Background: Non-alcoholic fatty liver disease (NAFLD) is associated with obesity and is considered to be an inflammatory disorder characterized by fatty acid accumulation, oxidative stress, and lipotoxicity. We have previously reported that epoxyeicosatrienoic acid-agonist (EET-A) has multiple beneficial effects on cardiac, renal and adipose tissue function while exhibiting both anti-inflammatory and anti-oxidant activities. We hypothesized that EET-A intervention would play a central role in attenuation of obesity-induced steatosis and hepatic fibrosis that leads to NAFLD. Methods: We studied the effect of EET-A on fatty liver using db/db mice as a model of obesity. Mice were fed a high fat diet (HFD) for 16 weeks and administered EET-A twice weekly for the final 8 weeks. Results: db/db mice fed HFD significantly increased hepatic lipid accumulation as manifested by increases in NAS scores, hepatic fibrosis, insulin resistance, and inflammation, and decreases in mitochondrial mitofusin proteins (Mfn 1/2) and anti-obesity genes Fibroblast growth factor 21 (FGF21) and Cellular Repressor of E1A-Stimulated Genes 1 (CREG1). EET-A administration reversed the decrease in these genes and reduced liver fibrosis. Knockout of Peroxisome proliferator-activated receptor gamma coactivator 1-alpha (PGC-1α) in EET-A treated mice resulted in a reversal of the beneficial effects of EET-A administration. Conclusions: EET-A intervention diminishes fatty acid accumulation, fibrosis, and NFALD associated with an increase in HO-1-PGC1α and increased insulin receptor phosphorylation. A pharmacological strategy involving EETs may offer a potential therapeutic approach in preventing fibrosis, mitochondrial dysfunction, and the development of NAFLD.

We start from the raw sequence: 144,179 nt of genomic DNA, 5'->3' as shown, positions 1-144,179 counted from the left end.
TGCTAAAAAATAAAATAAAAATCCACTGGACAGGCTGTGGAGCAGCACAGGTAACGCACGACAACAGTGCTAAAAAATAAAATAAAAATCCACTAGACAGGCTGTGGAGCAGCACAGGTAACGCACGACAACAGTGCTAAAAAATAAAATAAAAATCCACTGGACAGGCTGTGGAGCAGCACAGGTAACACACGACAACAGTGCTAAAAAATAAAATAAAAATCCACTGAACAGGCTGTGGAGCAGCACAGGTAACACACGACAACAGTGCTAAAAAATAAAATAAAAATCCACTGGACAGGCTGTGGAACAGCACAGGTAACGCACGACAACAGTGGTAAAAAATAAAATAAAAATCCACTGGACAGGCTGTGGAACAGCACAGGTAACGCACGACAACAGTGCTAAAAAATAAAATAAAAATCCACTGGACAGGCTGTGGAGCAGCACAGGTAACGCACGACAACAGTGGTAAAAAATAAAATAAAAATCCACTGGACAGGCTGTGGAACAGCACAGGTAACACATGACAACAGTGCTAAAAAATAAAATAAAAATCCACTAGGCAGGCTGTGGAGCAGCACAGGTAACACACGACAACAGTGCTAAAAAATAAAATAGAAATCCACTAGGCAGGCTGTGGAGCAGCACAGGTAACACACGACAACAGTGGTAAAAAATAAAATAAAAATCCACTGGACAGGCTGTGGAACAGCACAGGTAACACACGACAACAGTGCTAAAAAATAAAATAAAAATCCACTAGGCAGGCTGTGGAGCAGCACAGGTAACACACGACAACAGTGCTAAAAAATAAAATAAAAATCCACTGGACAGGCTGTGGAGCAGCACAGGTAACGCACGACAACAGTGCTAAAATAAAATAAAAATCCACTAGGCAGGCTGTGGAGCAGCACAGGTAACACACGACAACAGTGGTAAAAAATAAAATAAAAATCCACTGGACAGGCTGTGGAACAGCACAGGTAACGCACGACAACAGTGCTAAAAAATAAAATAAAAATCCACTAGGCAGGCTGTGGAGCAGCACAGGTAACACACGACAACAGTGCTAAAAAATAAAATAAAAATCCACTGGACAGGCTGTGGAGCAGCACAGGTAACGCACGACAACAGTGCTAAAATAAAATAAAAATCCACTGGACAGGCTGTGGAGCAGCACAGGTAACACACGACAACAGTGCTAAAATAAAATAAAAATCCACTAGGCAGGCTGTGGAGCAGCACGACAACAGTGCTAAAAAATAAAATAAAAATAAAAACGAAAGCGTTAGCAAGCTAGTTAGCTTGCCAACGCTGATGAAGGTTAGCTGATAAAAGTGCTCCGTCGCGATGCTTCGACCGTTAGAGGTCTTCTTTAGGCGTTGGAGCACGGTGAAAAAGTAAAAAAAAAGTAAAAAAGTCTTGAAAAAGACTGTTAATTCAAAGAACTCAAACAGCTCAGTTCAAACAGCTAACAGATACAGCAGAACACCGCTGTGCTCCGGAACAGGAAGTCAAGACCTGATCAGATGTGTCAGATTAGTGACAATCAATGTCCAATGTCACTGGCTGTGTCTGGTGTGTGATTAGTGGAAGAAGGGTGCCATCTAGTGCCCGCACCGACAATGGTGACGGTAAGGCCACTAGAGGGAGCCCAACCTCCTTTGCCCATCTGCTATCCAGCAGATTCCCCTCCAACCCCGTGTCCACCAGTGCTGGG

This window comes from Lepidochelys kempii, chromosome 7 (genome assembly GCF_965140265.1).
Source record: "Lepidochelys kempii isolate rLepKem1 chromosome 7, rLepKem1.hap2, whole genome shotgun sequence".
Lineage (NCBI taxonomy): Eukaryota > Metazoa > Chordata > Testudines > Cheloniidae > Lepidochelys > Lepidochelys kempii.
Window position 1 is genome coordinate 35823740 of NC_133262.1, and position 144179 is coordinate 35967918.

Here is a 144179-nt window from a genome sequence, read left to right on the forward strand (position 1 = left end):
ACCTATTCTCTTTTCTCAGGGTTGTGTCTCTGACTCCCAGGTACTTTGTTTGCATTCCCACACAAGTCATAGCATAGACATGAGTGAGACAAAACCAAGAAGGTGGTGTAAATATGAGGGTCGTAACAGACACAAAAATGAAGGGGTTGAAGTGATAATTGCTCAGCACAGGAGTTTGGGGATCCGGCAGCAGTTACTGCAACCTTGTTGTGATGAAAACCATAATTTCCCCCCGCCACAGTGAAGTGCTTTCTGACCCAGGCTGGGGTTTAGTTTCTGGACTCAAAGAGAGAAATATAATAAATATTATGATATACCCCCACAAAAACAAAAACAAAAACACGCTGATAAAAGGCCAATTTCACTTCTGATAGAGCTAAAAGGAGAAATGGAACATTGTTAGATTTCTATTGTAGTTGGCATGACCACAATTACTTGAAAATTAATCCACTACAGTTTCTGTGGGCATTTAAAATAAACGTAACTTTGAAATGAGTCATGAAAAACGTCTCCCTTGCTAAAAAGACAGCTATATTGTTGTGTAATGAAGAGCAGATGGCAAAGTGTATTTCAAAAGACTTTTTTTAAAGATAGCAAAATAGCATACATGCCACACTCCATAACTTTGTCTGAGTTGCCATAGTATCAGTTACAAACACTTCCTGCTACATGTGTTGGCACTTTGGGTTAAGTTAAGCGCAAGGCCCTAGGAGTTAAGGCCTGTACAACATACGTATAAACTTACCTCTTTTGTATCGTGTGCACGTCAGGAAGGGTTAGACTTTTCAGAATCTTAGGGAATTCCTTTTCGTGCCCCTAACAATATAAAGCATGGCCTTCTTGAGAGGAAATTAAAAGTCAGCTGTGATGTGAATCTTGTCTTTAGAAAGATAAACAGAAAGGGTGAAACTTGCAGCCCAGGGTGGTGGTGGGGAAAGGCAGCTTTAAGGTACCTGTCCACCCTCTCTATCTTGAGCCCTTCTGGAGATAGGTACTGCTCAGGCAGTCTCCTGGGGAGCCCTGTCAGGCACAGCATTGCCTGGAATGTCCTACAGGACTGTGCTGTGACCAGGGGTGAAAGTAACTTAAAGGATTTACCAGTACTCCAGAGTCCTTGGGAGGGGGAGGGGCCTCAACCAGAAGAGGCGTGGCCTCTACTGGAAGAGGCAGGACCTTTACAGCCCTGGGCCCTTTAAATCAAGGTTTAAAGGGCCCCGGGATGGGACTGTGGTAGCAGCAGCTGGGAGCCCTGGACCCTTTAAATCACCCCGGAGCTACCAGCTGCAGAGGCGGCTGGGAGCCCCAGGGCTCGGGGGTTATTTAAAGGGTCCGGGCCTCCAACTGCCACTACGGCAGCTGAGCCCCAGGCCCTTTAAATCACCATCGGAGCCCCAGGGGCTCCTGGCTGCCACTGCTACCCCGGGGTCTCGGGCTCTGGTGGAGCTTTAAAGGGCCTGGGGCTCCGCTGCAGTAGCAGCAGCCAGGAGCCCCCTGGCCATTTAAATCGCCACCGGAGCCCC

- CYP-450 epoxygenase
- Insulin sensitivity
- Non-alcoholic fatty liver disease (NAFLD)
ASJC Scopus subject areas
- Cell Biology